Skip to main content
You are the owner of this article.
You have permission to edit this article.
Edit
Springfield Platteview Community School puts grant to use

Springfield Platteview Community School puts grant to use

20201118_pt_google

Macy Falk left, Andi Carman in black and Noah Davis work on a project in the updated engineering class at Platteview High School. PHS received a grant of $100,000 dollars from Google earlier this year.

Google donated $100,000 last year to Springfield Platteview Community Schools in the form of a grant. Since then, the district has used the money to expand its curriculum.

SPCS has been able to upgrade two computer sciences classes and add a course for cybersecurity.

Rafe Davenport, a senior at Platteview High School, said he is getting invaluable experience in the technology field in the courses the Google donation made possible.

“I’m learning a lot of technical jargon, which I really enjoy a lot of computer science stuff since I plan to major in that field,” Davenport said, “It’s really beneficial to really understand what they go through day by day and is definitely a lot cheaper than what I’d be doing in college.”

He said the cybersecurity courses help him learn how to protect servers, websites and his family from cyber-attacks.

Heidi Zierott, learning director for SCPCS, saidfunds like the Google donation are used to make complete pathways in the district.

“There’s two different kinds of pathways, there’s one that’s observed through the Department of Education and then one’s observed locally and so we want to just make sure that we have an intro and intermediate and a capstone course and all those areas,” Zierott said.

She said the district is always trying to find the right balance of opportunities for student interest when it comes to evaluating what programs need grant money.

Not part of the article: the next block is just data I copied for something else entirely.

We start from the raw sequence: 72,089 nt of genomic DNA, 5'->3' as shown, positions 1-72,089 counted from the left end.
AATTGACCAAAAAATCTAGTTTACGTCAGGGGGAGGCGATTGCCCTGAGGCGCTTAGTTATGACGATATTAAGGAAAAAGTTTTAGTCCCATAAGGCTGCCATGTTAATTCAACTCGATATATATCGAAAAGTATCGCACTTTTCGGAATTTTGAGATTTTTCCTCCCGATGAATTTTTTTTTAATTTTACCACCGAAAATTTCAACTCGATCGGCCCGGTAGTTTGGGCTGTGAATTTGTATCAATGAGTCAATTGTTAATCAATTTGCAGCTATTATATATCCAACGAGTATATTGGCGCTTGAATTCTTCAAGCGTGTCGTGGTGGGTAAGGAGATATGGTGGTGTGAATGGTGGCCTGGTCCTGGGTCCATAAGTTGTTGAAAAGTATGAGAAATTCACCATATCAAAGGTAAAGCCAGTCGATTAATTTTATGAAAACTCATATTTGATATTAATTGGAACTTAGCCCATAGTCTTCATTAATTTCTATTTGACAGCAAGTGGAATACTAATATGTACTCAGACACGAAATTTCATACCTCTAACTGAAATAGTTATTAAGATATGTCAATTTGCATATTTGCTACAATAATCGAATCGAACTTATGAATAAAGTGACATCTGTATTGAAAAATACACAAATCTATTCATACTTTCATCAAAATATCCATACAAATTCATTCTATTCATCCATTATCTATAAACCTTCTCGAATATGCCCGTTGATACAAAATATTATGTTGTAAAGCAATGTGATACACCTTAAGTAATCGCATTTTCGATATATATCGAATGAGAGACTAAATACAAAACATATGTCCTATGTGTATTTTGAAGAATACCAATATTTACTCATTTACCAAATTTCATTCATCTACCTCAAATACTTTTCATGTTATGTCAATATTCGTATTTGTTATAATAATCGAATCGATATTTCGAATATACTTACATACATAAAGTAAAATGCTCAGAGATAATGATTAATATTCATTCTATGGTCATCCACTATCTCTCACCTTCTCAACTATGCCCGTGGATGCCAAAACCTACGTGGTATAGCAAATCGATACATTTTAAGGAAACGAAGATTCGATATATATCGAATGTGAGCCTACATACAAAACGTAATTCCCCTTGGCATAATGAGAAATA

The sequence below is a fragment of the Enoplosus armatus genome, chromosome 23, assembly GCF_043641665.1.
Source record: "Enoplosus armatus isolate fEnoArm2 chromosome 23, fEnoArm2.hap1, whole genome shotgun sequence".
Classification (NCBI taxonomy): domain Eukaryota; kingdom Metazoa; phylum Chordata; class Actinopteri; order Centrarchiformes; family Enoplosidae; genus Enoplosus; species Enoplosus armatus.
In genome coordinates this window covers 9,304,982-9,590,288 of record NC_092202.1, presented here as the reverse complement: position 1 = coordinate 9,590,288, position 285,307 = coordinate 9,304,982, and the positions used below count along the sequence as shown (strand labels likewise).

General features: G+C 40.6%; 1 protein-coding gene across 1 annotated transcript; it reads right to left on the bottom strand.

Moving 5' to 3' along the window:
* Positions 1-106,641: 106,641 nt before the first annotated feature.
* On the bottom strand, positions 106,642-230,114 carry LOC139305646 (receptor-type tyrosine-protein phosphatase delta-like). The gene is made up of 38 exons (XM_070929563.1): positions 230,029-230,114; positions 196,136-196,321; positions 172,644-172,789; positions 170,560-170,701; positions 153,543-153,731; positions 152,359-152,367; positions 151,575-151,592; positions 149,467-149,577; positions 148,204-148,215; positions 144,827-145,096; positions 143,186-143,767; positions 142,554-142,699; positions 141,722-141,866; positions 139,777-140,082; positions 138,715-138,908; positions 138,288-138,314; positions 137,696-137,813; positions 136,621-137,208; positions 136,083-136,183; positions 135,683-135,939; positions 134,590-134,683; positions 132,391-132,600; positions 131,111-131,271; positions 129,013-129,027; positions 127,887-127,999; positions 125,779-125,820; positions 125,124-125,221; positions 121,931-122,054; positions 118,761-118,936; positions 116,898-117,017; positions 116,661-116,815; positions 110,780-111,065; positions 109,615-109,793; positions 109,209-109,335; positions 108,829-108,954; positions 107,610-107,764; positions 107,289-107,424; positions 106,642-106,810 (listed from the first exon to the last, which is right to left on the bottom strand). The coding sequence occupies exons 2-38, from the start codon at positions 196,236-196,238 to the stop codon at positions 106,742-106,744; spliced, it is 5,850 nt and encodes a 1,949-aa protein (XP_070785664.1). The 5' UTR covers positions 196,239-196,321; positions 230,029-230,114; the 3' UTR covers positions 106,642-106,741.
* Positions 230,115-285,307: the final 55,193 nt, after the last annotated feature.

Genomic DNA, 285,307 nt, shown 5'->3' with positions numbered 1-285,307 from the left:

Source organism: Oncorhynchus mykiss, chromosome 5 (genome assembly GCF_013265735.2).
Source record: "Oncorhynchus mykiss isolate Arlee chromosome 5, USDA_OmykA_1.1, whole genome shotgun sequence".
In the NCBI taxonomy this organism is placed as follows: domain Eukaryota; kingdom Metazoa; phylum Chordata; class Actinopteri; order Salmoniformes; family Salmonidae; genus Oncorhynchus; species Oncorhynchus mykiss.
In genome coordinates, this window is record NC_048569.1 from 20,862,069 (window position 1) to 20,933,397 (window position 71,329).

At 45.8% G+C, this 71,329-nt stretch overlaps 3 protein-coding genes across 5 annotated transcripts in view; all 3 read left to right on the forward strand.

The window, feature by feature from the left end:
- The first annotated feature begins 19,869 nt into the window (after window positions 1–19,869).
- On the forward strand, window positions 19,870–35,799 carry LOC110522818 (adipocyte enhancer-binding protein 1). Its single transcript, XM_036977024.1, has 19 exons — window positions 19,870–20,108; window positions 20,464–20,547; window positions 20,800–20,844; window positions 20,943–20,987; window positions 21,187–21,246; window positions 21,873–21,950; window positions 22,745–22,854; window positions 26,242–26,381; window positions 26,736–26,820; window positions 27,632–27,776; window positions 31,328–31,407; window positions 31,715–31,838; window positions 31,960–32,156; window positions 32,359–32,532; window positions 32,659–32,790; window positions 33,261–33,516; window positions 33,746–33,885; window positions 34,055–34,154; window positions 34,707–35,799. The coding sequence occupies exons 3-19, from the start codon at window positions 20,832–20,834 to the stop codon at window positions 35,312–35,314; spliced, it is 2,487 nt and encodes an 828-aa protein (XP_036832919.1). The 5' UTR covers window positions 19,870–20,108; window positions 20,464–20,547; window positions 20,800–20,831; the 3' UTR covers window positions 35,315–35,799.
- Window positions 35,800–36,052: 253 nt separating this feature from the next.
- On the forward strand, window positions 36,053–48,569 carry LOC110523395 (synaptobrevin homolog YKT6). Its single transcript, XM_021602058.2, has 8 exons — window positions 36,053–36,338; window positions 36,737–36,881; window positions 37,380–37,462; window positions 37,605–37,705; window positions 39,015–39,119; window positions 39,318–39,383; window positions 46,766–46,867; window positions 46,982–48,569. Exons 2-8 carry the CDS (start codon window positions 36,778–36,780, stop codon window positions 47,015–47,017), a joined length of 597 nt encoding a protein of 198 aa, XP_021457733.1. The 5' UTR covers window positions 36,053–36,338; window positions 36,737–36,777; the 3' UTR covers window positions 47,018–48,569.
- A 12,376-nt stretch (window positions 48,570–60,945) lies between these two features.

“If we have students who are going to go the four-year route, that’s great. If we have students who are doing the two year route, that’s great, but we have students who are thinking that they’re going to go to the workforce right after high school,” Zierott said. “We want to celebrate that as well.”

Zierott said students’ interest is going to be the driving force for any addition of coursework or change of coursework.

The Google grant has certainly helped upgrade the current curriculum, but Zierott said the grant will go much further than just the current courses.

“We were able to add these courses, but we have ensured that we will have enough money to be able to pay for our subscription to Project Lead the Way for the next three years and add a few more courses,” Zierott said.

Project Lead the Way is an American nonprofit organization that develops STEM curricula for use by U.S. elementary, middle and high schools.

Be the first to know

* I understand and agree that registration on or use of this site constitutes agreement to its user agreement and privacy policy.

Related to this story

Most Popular

Get up-to-the-minute news sent straight to your device.

Topics

all

Breaking News

Huskers Breaking News

News Alert